How do children learn to talk?

Our main goal is to better understand how children learn language; a process about which, strange as it may seem, very little is known. What do young children know about language, and in particular about their native language? How do they detect words in speech? In written text, words are separated by spaces, but in speech, most words are joined together. How do children learn new words? How do they store these words in their mental lexicon?

How do they learn the plural forms of words? How do they learn that in a sentence like: 'He sees him', that the word him doesn't refer to he? How and when do they know that 'He see him' isn't correct? How do children learn that 'the dog sees the cat' doesn't mean the same as 'the cat sees the dog'?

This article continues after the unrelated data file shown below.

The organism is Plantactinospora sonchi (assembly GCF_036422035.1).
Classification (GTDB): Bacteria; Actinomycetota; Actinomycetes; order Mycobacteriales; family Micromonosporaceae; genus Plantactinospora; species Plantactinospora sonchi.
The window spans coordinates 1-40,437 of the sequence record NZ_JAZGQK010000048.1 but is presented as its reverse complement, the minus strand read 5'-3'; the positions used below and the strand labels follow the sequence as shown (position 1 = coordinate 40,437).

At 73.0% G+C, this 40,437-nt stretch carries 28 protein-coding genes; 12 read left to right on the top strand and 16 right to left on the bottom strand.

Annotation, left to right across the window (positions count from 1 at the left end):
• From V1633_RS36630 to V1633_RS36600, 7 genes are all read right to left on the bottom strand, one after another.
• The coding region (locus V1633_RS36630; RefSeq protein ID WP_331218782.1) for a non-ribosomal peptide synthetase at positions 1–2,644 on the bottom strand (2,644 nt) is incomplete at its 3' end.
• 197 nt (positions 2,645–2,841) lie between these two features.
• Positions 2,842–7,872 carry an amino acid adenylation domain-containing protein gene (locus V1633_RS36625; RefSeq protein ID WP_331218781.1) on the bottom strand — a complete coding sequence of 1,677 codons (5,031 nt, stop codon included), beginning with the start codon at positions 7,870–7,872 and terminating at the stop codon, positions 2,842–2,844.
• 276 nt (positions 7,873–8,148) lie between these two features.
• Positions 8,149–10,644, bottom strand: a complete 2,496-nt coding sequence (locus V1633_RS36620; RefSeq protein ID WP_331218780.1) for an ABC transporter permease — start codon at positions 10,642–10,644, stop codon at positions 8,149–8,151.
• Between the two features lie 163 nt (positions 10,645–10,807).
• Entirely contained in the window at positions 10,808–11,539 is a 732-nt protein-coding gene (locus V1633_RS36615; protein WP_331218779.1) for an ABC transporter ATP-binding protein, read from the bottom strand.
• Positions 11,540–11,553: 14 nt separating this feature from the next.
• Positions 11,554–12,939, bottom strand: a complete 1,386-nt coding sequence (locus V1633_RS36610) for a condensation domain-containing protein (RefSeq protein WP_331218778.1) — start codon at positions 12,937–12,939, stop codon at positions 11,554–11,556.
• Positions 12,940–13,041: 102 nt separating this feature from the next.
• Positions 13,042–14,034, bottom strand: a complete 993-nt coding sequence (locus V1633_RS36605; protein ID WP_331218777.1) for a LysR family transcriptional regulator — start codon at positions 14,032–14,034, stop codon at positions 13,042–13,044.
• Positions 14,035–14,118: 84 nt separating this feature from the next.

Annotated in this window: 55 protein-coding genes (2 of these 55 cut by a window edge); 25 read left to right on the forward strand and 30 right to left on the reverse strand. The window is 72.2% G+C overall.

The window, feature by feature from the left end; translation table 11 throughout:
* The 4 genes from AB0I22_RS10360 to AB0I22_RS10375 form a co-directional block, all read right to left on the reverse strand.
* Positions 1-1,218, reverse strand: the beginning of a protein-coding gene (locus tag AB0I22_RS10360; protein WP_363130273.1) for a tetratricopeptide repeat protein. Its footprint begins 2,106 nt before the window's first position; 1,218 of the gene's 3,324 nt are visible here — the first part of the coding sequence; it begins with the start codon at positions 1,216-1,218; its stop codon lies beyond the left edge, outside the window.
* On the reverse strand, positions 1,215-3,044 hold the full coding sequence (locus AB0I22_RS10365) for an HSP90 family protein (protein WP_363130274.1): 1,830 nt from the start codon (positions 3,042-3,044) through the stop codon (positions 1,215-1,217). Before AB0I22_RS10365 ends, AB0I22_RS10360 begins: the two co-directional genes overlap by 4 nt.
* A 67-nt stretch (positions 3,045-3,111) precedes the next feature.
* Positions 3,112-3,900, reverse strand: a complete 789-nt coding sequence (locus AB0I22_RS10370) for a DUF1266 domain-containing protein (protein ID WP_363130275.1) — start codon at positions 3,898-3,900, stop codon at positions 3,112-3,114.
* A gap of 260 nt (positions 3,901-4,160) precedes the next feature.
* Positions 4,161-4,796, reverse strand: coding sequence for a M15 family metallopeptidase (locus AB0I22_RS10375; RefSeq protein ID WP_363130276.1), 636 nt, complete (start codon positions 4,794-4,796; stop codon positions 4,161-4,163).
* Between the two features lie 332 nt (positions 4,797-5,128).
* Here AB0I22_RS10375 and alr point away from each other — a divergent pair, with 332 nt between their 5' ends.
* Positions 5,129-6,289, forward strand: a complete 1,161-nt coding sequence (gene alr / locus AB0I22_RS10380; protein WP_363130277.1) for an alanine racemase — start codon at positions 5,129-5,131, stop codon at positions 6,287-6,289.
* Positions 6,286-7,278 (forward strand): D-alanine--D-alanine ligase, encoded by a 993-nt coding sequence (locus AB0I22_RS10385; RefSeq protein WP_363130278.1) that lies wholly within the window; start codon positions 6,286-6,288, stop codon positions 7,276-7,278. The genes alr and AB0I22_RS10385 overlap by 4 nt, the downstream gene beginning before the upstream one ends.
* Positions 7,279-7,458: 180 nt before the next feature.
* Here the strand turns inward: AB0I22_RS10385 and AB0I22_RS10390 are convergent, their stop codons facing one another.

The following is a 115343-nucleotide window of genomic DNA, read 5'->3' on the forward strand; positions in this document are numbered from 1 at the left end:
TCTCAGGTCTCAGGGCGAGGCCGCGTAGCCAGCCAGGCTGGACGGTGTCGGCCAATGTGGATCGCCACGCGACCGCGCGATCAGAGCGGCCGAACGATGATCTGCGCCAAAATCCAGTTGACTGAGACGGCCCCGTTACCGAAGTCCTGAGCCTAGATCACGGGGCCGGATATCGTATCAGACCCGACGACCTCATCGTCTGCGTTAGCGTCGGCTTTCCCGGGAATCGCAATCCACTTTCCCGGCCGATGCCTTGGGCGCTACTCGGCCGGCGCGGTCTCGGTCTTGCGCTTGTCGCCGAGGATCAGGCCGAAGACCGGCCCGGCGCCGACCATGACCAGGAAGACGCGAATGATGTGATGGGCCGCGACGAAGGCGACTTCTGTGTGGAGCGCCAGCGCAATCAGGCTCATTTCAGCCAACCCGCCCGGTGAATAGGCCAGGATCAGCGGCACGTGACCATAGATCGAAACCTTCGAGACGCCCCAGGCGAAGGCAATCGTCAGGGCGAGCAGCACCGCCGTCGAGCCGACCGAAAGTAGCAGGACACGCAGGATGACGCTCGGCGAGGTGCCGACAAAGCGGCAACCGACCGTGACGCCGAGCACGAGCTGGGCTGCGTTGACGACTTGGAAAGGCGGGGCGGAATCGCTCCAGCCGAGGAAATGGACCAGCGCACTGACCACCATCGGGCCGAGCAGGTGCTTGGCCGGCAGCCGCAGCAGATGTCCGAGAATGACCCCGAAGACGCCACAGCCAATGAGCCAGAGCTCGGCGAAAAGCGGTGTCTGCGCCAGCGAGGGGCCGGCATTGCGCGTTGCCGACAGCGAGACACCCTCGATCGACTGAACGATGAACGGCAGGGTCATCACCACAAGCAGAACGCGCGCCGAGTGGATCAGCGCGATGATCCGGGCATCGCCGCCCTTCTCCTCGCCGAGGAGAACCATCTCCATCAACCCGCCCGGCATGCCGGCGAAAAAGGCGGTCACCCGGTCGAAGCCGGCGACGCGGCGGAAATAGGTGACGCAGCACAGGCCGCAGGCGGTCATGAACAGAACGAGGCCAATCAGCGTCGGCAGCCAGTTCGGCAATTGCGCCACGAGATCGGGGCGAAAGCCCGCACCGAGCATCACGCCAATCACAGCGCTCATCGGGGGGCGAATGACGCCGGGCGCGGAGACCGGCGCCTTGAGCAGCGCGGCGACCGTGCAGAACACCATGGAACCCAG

Language is the most complex communication system known to man, but children learn it before they can tie their shoelaces. Our research is designed to discover how they achieve this. We study what children say, what they understand, and how they learn from the sights, sounds and smells of the world around them. 

We study what changes in the brain during development, how children learn very different languages in very different communities across the world, and why some children are so much quicker to learn to speak than others. 

The implications of our work are also wide ranging;  the more we know about language, the better our understanding of the brain, of how to build machines that can communicate with us, and most importantly, of how to help children who struggle to speak, listen, read and write.